Given we had five months of sales results, beginning with Australia's Inglis Easter Yearling Sale, which suggested the market is off around 25-28% from 2019, plenty of sales company officials have suggested to prospective buyers that circumstances were going to be in their favor for once, and in Kentucky the past two weeks, the heroes have been the SF Bloodstock/Starlight/Madaket team dubbed "The Avengers" by their trainer, Bob Baffert. Represented by Baffert's go-to bloodstock agent, Donato Lanni, the SF group, whose program has won them two of the past three runnings of the Kentucky Derby Presented by Woodford Reserve (G1), had signed for 35 colts between Fasig-Tipton and Keeneland by the end of Book 3, costing a total of $14,235,000, an average of $406,714. Note their average purchase, while high, isn't in the stratosphere; they're concentrating on the top sires, of course, and bought five colts for between $750,000-$800,000, but none of the 17 million-dollar-plus yearlings. They've invested—and in their case, it really is an investment—in colts by 15 stallions, including five by Quality Road ; four each by Uncle Mo , Candy Ride , and his son Twirling Candy (now, that is a tip in itself); three each by Curlin , Into Mischief , and Empire Maker ; two by Union Rags ; and one each by Medaglia d'Oro , Gun Runner , Speightstown , Flatter , Street Sense , More Than Ready , and Maclean's Music .
Between the two sales companies, there had been, through Sept. 19, a total of 2,683 yearlings cataloged in eight sales sessions. Including "private" sales listed on the sales company websites as of Sept. 20, there had been 1,446 yearlings listed as sold—53.9% of those cataloged. These had grossed $270,864,700 and averaged $187,195. In the corresponding sales and sessions last year, there had been 2.895 yearlings cataloged; 1,821 sold (62.9% of those cataloged), grossing $409,540,500 and averaging $224,898. The number cataloged was down 7% from last year; the number sold down 21%; the clearance rate from the catalogs was down 9% (from 62.9% to 53.9%); the gross was down 34%, and the average was down 17%. So that's the scale of the decline: the average down 17% for those sold, and 9% fewer sold of those cataloged, from 7% fewer cataloged, adds up to a one-third decline in gross revenues. It's a huge hit to breeders.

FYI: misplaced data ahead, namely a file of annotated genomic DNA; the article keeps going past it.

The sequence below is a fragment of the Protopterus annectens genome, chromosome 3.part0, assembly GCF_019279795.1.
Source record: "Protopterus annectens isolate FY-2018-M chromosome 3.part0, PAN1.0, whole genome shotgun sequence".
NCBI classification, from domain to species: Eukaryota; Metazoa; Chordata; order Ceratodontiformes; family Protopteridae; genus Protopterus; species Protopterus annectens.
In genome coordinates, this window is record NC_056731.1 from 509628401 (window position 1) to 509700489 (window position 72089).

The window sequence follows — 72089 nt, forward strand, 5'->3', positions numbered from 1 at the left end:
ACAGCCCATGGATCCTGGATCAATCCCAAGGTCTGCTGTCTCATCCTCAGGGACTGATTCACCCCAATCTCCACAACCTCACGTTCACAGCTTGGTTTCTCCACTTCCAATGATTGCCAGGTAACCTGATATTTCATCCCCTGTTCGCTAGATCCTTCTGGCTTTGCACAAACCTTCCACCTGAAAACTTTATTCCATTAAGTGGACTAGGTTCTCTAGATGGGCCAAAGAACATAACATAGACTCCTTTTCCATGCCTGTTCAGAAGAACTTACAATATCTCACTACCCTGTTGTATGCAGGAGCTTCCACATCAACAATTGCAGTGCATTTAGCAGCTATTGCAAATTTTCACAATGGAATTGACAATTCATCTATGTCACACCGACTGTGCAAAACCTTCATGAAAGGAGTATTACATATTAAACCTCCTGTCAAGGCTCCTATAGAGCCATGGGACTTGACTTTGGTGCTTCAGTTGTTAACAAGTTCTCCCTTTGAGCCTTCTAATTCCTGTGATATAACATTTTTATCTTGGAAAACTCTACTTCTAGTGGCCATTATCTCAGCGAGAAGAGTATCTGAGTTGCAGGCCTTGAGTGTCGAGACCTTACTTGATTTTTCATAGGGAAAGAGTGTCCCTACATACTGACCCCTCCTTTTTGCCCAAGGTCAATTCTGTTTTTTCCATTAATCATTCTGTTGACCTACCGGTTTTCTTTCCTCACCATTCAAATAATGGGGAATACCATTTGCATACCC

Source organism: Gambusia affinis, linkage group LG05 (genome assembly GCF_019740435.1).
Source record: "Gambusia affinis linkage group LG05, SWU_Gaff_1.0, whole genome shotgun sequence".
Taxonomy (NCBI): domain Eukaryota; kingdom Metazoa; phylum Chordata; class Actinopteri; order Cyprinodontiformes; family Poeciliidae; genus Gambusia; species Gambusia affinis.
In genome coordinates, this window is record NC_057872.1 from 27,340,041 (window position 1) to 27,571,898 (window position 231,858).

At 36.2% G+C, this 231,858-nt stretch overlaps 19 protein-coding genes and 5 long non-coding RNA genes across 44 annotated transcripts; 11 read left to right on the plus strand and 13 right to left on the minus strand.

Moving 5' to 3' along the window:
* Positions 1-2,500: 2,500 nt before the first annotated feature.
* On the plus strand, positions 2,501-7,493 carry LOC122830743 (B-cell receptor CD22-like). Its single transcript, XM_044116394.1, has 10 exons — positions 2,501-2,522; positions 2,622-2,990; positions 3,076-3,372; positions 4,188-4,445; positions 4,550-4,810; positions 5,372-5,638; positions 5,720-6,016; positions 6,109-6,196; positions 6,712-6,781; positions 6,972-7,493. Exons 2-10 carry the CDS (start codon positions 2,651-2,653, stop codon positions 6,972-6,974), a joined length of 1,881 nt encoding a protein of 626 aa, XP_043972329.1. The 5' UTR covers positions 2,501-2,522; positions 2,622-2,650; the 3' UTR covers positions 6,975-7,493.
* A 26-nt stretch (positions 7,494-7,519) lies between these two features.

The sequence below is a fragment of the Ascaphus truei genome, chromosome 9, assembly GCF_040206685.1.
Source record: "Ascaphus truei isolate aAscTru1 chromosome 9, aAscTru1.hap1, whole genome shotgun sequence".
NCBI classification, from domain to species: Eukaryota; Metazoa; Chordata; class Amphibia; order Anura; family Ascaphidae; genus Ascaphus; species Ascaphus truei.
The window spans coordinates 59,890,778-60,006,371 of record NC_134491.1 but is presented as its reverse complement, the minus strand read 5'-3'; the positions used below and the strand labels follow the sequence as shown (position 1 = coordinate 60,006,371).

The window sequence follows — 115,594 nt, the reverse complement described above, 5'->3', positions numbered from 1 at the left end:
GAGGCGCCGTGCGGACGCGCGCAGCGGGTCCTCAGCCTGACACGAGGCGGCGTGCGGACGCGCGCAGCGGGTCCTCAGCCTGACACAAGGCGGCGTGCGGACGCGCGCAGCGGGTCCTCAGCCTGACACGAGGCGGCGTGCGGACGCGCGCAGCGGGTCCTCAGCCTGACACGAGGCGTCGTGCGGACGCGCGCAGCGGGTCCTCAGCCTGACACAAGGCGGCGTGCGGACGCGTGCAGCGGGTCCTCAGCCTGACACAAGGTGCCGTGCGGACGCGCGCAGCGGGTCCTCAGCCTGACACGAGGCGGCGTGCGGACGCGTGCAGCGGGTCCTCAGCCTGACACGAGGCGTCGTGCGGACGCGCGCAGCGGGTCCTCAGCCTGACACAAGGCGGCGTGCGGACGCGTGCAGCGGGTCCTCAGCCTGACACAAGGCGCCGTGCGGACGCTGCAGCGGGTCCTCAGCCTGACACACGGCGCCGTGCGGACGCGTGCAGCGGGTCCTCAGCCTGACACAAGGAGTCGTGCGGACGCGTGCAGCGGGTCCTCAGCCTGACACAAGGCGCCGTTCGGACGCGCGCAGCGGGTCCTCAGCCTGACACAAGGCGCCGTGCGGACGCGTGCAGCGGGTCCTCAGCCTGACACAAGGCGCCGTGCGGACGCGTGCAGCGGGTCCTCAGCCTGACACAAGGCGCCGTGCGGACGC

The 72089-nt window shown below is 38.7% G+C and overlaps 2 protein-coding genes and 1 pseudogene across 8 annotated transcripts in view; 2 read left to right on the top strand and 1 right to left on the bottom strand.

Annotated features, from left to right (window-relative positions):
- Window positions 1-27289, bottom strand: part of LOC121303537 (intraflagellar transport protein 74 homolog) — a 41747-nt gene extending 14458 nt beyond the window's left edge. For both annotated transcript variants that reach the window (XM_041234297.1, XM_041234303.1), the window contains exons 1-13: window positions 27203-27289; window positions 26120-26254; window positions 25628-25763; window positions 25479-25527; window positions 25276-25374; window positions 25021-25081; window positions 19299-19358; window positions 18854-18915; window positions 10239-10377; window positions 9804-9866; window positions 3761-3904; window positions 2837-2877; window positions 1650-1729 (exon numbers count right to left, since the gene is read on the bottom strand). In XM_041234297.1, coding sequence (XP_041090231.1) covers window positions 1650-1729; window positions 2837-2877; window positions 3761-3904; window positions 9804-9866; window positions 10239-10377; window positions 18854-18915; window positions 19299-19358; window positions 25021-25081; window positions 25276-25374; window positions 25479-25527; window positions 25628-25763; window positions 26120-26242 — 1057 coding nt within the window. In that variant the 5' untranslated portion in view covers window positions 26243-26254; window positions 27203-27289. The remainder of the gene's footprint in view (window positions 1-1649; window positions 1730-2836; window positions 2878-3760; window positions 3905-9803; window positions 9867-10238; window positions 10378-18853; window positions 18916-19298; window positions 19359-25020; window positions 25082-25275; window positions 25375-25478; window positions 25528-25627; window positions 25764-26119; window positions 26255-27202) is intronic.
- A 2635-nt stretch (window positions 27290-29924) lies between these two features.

I wrote last week about the implications for 2021 stud fees. In the accompanying table, I've listed the top eight sires by yearling average, through Book 3, with 10+ yearlings sold. Their aggregate results actually mirror pretty closely the overall totals: 22% fewer sold, for 33% less revenue, and a decline in average of 14%. Two of the eight did have an increase in average from the corresponding 2019 sales. Into Mischief's average jumped by 26%, even with 71 yearlings sold, grossing $31,932,000 (an incredible 11.8% of the total $270.8 million gross; the next highest gross was Quality Road, with $12,997,000). He stood for $100,000 in 2018, $175,000 in 2020, but if any stallion in America merits another price hike, it's him. Quality Road ($70,000 in 2018; $200,000 in 2020), also gained in average, by 4%, though he had 54 sell by this time last year (2017 stud fee: $35,000), as opposed to 34 this year. The message for stallion farms has to be that the breeders of nearly 2,700 of the best commercial yearlings in North America got only 54% of their horses sold, for an average between 14-17% below 2019 averages, and only realized two-thirds the revenue they did last year. I guess the only good news for breeders in those numbers is there surely won't be very many stud fees going up.